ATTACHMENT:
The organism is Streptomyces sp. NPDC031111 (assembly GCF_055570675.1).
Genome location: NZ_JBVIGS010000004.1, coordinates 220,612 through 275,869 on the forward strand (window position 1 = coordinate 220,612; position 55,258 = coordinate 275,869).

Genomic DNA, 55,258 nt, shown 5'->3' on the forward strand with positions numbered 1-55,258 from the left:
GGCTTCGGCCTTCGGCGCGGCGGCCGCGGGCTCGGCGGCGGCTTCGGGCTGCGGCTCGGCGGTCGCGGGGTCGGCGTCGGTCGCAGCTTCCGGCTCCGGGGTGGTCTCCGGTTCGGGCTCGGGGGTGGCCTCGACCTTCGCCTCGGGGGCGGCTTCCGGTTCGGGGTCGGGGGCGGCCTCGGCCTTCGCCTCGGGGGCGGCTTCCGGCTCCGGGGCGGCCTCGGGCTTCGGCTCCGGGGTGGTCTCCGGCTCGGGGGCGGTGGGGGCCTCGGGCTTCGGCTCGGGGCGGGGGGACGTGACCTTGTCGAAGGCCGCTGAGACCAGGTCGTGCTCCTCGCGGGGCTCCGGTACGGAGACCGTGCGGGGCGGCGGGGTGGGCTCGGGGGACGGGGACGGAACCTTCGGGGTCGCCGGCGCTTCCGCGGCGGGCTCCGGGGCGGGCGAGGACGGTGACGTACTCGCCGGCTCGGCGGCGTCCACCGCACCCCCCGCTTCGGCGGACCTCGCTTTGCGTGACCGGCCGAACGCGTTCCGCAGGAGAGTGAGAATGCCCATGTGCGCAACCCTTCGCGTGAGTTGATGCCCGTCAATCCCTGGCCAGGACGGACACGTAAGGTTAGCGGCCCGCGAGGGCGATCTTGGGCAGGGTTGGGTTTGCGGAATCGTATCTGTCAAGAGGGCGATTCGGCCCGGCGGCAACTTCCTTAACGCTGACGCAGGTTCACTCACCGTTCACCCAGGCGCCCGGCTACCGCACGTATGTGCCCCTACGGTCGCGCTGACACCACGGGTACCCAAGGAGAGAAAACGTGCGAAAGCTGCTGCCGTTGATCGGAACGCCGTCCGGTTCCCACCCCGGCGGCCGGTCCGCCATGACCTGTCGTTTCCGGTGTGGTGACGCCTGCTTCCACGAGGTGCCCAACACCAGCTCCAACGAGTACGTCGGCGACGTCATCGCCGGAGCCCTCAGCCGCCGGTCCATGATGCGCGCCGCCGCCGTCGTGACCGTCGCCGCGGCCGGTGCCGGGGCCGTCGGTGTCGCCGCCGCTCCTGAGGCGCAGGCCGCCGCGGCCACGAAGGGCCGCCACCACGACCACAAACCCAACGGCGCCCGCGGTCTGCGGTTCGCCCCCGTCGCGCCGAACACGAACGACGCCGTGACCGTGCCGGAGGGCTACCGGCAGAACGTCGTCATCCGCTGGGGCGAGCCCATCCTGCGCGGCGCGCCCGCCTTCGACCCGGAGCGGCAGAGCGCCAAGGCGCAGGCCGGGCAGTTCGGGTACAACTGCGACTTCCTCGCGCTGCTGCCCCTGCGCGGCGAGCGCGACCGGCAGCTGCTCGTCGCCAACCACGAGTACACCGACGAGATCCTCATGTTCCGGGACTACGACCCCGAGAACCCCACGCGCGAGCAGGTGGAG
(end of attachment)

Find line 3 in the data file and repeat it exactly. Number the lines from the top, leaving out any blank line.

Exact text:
Genomic DNA, 55,258 nt, shown 5'->3' on the forward strand with positions numbered 1-55,258 from the left: